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Eco-Friendly Tips for Winter

As we head into the last month of winter, being mindful not to waste (the Jewish principle of baal tashchit) and  to care for the Earth should still be on your mind.  Even in the cold months, there are things you can do to use less energy and find winter-friendly products that are less harmful to the environment. Below are a few suggestions:

  • User safer antifreeze:  Just 2 ounces of the standard ethylene glycol antifreeze can kill a dog. Propylene glycol offers a much less toxic alternative (although with fossil fuel origins, it’s hardly eco-friendly). Since both kinds pick up hazardous heavy metals like lead, cadmium, and chromium during use, recycle spent antifreeze to minimize impact. Ask your repair shop about on-site recycling or find a local collection facility at earth911.org.
  • Fight frost naturally:  To prevent ice from covering home and car windows, rub the inside of the glass with a saltwater-soaked sponge; dry with a clean cloth. You won’t see it, but a residue from the salt will remain to ward off frost. For extra oomph, spray a solution of three parts white vinegar and one part water on the outside of the glass, then wipe dry.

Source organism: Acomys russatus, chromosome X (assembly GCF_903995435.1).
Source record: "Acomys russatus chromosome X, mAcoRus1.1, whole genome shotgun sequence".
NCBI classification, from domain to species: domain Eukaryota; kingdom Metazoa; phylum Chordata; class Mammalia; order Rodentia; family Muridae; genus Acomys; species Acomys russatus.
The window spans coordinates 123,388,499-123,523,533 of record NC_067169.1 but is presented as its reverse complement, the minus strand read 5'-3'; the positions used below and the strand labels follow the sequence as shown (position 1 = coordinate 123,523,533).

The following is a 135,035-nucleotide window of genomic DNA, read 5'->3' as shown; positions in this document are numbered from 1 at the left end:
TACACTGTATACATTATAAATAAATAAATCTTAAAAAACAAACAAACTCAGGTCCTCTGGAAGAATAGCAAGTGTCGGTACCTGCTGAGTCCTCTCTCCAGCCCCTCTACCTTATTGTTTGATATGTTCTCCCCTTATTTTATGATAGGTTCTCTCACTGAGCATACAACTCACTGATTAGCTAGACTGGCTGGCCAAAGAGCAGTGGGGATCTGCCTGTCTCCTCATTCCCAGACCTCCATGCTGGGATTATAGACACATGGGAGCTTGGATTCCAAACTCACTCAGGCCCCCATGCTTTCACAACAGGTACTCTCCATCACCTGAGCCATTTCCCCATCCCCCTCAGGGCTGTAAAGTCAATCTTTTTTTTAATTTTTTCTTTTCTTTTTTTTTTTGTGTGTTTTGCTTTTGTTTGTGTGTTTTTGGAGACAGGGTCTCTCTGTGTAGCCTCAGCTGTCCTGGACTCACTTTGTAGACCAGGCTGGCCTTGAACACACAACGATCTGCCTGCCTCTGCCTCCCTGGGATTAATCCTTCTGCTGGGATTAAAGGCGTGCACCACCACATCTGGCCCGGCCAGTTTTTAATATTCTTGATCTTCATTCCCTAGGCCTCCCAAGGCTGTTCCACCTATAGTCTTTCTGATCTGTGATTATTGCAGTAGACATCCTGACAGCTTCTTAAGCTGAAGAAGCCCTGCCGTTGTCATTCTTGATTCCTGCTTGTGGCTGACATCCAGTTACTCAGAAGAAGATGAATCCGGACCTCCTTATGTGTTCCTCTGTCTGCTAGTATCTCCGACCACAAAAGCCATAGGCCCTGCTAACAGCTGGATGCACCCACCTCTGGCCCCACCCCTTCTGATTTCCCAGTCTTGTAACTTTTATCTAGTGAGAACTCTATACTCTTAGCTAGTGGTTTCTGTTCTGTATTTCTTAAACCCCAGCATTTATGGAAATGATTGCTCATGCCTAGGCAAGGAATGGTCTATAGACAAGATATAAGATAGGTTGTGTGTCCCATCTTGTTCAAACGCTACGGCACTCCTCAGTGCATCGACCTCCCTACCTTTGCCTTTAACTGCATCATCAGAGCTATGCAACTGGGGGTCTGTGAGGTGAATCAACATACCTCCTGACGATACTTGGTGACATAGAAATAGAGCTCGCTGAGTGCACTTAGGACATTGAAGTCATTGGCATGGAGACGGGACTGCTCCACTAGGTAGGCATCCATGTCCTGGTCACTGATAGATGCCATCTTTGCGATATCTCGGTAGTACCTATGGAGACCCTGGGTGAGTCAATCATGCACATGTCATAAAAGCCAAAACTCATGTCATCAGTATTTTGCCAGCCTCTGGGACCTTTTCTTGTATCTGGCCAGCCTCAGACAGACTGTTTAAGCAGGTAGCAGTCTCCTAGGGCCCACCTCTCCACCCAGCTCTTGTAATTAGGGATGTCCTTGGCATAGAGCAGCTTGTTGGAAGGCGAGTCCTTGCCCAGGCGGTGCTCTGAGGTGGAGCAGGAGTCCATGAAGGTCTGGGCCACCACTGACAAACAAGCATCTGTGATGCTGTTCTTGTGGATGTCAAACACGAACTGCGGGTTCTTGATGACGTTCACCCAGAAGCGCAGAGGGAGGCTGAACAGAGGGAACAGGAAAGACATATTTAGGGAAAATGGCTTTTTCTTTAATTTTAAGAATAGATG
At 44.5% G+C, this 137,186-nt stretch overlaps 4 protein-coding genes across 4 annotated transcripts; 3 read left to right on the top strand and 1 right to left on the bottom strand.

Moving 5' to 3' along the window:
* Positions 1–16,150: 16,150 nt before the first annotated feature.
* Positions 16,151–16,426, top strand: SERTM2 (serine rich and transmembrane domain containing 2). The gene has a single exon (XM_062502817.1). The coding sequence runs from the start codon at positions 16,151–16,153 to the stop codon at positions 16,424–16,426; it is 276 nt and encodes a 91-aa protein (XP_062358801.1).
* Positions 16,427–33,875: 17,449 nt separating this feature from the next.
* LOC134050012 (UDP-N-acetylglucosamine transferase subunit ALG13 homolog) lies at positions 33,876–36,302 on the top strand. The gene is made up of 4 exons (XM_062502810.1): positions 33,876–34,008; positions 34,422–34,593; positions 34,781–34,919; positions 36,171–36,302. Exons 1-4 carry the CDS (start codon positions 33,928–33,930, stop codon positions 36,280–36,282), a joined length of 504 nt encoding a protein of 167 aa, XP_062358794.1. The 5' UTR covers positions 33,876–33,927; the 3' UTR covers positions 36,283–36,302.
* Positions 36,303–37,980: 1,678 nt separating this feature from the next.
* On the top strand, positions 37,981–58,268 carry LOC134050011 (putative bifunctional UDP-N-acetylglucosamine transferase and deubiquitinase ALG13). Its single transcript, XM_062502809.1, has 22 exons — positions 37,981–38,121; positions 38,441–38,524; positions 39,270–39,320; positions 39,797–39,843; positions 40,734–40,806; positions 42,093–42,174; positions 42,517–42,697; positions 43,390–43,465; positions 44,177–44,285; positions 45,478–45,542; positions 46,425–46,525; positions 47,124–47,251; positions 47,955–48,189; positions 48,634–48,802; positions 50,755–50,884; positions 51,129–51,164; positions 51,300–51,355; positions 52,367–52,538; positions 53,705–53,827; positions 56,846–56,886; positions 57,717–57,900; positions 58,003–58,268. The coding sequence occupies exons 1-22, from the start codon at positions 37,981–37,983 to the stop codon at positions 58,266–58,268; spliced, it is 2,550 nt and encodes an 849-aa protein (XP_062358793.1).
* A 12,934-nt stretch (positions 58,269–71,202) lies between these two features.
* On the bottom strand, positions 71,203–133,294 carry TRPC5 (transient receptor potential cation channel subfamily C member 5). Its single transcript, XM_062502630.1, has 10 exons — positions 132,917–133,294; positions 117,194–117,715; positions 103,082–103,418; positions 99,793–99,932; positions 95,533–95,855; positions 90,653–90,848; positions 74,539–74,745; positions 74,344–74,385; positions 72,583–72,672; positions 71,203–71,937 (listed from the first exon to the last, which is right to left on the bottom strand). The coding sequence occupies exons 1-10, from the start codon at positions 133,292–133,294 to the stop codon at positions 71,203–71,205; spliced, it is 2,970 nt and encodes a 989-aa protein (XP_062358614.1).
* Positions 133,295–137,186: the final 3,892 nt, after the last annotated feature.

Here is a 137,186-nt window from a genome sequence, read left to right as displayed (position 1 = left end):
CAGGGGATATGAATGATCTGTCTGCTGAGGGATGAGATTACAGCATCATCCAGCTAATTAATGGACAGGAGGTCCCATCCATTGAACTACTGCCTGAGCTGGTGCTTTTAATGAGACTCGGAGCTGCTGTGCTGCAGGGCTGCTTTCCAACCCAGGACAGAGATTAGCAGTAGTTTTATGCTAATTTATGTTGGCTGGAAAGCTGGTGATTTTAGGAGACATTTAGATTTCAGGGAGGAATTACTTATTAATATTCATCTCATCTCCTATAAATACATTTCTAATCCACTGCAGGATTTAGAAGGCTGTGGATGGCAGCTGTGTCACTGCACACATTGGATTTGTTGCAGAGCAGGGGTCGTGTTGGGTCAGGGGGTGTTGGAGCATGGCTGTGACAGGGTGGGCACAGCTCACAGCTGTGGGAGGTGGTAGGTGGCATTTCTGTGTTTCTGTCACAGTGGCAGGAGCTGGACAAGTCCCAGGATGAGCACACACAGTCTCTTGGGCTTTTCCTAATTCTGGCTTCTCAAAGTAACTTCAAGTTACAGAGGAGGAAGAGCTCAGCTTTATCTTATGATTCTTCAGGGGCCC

• Use better de-icers:  Steer clear of rock salt (sodium chloride) and urea-based de-icers. Not only can they pollute habitats with plant-killing runoff, but they can also corrode concrete, destroy your lawn (even a snow-covered one), and contaminate water supplies. Better bets? Sand, which provides traction without damaging salt-sensitive landscapes, and calcium chloride, which may still hurt vegetation, but is free of the cyanide present in rock salt
  • Don’t idle your car:  Don’t let your car idle for more than 30 seconds. Beyond wasting fuel, excessive idling strains cylinders, spark plugs, exhaust systems, and engines, which work best in motion — not in neutral. The best way to warm up the car? Drive it.
  • Let in the sun: Even in winter, the sun’s rays provide a fair amount of warmth. Take advantage of this free heating by opening blinds and curtains on the windows that receive the most light (usually on the east side). At night, draw heavy insulating drapes to help preserve warmth, or invest in “low-e” Energy Star-certified windows (especially on the north side of the house). Learn more at energystar.gov.

Resources:  www.wholeliving.com

Gail Wechsler is the Director of Domestic Issues/Social Justice at the Jewish Community Relations Council of St. Louis. She is the staff person for the Jewish Environmental Initiative (JEI), a committee of the JCRC and a part of the JCRC's Bohm Social Justice Initiative.
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